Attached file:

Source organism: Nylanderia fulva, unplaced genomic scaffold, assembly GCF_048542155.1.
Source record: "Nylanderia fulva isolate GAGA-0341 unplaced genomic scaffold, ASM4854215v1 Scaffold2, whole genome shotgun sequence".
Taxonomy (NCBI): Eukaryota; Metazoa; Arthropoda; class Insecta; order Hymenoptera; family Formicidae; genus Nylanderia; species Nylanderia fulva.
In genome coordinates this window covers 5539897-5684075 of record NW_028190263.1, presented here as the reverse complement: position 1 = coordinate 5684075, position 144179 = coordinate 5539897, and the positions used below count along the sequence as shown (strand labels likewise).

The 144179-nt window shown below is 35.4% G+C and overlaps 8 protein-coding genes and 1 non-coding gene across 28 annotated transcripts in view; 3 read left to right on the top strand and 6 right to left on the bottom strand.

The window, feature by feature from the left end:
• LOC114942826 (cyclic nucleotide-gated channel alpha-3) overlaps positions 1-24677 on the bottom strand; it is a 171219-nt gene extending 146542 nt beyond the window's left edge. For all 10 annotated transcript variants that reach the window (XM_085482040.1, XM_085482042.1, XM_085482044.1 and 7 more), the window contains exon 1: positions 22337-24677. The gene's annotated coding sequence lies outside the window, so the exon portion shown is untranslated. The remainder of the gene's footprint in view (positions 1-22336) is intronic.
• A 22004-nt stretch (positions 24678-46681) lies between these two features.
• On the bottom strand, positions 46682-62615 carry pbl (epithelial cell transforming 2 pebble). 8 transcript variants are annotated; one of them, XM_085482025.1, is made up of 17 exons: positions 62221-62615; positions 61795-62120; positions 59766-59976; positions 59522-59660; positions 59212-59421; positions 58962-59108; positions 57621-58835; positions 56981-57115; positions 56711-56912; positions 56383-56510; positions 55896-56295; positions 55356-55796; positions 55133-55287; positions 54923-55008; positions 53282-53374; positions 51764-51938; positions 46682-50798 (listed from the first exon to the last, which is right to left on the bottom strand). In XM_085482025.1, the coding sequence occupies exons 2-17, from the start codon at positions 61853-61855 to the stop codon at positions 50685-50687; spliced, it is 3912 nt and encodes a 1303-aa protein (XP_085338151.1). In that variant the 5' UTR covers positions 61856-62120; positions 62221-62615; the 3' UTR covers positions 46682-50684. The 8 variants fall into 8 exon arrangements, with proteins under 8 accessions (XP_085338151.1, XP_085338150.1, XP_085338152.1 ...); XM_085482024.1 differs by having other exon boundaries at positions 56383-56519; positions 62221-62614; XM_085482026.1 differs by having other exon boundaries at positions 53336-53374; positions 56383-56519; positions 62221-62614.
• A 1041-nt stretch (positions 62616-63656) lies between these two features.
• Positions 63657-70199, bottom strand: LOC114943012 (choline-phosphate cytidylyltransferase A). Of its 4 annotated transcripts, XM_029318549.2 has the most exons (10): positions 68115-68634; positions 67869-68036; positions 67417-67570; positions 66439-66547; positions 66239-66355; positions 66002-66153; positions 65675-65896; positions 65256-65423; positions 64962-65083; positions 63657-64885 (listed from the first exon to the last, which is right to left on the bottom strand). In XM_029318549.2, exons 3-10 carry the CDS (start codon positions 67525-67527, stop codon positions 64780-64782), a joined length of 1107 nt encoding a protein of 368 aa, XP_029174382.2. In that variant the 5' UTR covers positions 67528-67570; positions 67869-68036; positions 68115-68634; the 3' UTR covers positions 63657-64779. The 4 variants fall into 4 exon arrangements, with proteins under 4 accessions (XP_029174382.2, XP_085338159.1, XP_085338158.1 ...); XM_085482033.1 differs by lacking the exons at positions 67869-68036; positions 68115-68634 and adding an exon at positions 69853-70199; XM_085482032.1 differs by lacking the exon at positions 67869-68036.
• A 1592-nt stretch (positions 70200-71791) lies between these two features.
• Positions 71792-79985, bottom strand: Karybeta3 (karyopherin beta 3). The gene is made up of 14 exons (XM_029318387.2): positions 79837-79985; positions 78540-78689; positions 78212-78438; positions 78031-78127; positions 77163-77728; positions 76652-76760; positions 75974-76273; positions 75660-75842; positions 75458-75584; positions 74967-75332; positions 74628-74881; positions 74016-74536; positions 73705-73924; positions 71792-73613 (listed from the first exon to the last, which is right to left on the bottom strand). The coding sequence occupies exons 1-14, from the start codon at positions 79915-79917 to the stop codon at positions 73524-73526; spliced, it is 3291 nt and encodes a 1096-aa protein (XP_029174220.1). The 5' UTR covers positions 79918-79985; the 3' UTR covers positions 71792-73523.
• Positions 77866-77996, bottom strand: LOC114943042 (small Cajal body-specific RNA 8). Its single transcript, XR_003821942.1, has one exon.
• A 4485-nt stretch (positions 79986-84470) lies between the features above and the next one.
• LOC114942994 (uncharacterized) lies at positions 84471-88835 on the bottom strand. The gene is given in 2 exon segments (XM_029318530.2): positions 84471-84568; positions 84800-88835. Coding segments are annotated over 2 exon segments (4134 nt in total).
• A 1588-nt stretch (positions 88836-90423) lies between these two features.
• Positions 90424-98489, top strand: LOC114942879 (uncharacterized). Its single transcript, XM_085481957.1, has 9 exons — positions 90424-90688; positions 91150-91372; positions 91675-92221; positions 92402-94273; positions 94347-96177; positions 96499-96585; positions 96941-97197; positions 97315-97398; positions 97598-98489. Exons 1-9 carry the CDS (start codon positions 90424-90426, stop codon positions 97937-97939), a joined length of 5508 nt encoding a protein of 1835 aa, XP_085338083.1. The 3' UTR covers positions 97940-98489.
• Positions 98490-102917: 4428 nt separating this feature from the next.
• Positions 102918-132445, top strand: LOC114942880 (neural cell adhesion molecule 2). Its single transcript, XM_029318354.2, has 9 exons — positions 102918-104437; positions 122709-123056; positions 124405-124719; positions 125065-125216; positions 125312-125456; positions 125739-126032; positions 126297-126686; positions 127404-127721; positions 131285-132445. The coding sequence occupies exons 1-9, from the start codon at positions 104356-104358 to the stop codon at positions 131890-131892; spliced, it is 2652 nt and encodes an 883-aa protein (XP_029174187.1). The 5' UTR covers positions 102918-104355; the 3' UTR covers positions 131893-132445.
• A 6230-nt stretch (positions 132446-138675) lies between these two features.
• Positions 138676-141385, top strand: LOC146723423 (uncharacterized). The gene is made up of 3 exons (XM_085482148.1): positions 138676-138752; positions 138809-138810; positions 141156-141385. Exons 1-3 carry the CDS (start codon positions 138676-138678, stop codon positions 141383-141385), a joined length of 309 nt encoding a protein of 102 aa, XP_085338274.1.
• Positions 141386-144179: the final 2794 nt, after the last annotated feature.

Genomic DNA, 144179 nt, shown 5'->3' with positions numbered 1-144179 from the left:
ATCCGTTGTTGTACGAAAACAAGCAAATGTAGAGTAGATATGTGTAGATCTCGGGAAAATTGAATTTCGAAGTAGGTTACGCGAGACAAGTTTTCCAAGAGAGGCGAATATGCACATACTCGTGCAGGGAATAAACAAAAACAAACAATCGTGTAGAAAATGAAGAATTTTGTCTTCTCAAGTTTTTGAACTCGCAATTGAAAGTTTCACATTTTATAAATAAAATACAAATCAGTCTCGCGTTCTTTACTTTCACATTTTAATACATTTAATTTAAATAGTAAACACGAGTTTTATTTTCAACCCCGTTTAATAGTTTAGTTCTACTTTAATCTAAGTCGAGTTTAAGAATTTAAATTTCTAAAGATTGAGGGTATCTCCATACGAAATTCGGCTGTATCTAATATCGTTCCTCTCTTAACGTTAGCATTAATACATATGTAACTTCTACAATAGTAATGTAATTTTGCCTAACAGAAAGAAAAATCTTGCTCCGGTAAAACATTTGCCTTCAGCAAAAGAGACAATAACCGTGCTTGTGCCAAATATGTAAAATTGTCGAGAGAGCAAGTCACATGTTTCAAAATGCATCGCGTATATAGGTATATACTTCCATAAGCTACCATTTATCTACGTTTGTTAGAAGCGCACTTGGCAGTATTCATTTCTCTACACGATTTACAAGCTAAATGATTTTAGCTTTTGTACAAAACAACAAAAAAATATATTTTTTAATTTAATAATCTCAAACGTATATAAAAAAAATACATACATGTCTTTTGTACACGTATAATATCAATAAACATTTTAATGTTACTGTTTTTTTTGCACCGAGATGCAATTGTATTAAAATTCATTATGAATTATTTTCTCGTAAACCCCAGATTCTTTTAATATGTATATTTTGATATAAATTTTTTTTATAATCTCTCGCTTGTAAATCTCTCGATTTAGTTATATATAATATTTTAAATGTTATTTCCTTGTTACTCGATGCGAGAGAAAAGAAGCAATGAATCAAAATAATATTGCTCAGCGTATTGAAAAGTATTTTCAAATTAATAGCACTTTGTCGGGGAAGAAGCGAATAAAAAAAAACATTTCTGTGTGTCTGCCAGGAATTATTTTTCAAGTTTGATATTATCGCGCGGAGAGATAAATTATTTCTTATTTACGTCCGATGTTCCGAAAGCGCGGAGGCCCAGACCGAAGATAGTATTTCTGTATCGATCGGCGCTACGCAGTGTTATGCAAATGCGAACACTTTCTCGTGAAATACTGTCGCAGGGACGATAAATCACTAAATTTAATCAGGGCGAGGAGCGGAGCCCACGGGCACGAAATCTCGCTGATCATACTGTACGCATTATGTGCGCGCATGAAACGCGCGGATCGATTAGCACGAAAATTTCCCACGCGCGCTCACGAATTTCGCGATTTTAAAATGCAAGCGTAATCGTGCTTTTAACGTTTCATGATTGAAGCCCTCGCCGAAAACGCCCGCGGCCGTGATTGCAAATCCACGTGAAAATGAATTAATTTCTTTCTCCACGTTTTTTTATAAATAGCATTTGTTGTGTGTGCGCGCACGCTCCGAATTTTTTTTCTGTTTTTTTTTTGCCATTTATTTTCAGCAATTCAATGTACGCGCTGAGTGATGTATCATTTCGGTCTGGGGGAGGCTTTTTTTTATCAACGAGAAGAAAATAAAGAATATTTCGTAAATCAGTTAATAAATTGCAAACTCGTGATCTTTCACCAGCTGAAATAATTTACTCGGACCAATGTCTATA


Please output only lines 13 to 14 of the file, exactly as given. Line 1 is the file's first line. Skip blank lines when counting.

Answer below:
• Positions 71792-79985, bottom strand: Karybeta3 (karyopherin beta 3). The gene is made up of 14 exons (XM_029318387.2): positions 79837-79985; positions 78540-78689; positions 78212-78438; positions 78031-78127; positions 77163-77728; positions 76652-76760; positions 75974-76273; positions 75660-75842; positions 75458-75584; positions 74967-75332; positions 74628-74881; positions 74016-74536; positions 73705-73924; positions 71792-73613 (listed from the first exon to the last, which is right to left on the bottom strand). The coding sequence occupies exons 1-14, from the start codon at positions 79915-79917 to the stop codon at positions 73524-73526; spliced, it is 3291 nt and encodes a 1096-aa protein (XP_029174220.1). The 5' UTR covers positions 79918-79985; the 3' UTR covers positions 71792-73523.
• Positions 77866-77996, bottom strand: LOC114943042 (small Cajal body-specific RNA 8). Its single transcript, XR_003821942.1, has one exon.